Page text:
Kennedy takes heat for comments
Yanks starter said he was 'just not real upset' after Friday's loss
ANAHEIM -- Criticism came howling after Yankees pitcher Ian Kennedy on Saturday morning, and little of it in response to the way he pitched. Far more troubling were Kennedy's postgame comments, in which the rookie said he was "just not real upset" about his Friday night start.
But manager Joe Girardi disagreed, insisting that Kennedy was indeed upset about his performance, which included nine hits and five runs over two innings.
"Some guys understand how to handle the media a little bit better than others," Girardi said. "When you play in New York, not only is it a learning process on how to play in New York, I think it's also a learning process on how to say exactly what you mean."
Girardi said he would have a private meeting with Kennedy to discuss his start -- and those comments -- on Saturday.
"I can tell you the results bothered him," Girardi said. "So maybe what we see and what comes out is sometimes two different stories."
Kennedy joined the rotation Friday night in place of Joba Chamberlain, who hit the disabled list earlier this week with right rotator cuff tendinitis. Despite coming off a string of successes at Triple-A Scranton Wilkes-Barre, Kennedy lasted only two innings against the Angels, helping push the Yankees an additional game out of first place.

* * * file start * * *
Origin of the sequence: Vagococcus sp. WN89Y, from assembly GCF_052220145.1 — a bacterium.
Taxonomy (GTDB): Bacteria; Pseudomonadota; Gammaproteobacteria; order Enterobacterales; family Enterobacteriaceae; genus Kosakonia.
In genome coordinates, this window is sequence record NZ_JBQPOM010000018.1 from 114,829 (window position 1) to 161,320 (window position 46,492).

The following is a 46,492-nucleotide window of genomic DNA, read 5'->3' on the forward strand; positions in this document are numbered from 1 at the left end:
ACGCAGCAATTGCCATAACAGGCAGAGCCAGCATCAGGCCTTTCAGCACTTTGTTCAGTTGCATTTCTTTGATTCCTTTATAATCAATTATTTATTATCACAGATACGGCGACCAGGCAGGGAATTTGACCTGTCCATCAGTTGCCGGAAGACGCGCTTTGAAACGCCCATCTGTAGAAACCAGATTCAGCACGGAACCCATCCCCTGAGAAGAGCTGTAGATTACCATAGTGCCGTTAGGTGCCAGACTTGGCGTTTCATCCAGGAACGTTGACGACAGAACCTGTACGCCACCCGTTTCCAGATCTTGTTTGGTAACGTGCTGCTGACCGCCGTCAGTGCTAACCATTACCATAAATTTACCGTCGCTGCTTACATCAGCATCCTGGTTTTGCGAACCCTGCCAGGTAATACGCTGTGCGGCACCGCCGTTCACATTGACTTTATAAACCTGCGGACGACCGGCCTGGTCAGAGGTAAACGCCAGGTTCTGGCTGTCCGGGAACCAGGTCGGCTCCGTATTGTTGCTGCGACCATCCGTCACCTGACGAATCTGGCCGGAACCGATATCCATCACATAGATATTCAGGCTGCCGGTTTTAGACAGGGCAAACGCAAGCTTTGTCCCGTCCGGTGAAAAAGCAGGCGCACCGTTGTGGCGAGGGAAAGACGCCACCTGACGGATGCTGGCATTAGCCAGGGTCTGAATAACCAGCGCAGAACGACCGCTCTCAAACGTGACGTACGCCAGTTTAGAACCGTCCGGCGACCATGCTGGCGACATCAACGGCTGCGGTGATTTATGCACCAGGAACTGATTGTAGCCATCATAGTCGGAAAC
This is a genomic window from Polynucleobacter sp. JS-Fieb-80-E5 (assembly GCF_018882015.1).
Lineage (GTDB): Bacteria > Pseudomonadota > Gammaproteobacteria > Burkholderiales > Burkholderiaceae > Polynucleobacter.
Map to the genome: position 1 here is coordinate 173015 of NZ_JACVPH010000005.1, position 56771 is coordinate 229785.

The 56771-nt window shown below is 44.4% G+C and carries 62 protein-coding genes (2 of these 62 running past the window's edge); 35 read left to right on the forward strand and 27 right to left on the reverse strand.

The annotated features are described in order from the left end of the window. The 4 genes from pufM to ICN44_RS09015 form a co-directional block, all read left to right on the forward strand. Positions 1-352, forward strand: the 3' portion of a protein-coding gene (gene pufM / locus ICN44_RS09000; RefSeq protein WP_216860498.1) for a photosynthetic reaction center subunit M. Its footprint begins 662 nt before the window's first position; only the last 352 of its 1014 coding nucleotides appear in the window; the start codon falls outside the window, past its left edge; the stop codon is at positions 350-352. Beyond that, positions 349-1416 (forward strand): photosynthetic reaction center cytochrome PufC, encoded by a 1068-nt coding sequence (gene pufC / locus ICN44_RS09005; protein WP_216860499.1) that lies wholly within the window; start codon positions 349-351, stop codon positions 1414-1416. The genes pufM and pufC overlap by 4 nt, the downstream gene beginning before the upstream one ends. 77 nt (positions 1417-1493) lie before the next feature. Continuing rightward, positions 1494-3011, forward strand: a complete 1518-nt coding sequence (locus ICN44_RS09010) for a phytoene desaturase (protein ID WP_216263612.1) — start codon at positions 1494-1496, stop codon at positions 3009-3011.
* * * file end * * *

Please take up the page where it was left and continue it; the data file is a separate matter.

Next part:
After the game, he smiled throughout his interview with New York media.
"I'm just not real upset about it," Kennedy said. "I'm just going to move on. I've already done that."
The Yankees have to -- they have no other choice -- but Kennedy's comments remained a hot topic prior to Saturday's game. And the other Yankees who were quizzed had no comment.
"That wouldn't be right," fellow starter Mike Mussina said.
Perhaps, for Kennedy, this was a lesson learned. Though Girardi wouldn't confirm that Kennedy will make his next start on Wednesday, refusing to answer the question directly but offering the line, "he's in our rotation," the Yankees have few other options.
They can only hope that Kennedy's next outing genuinely won't give him reason to be upset.
Anthony DiComo is a reporter for MLB.com. This story was not subject to the approval of Major League Baseball or its clubs.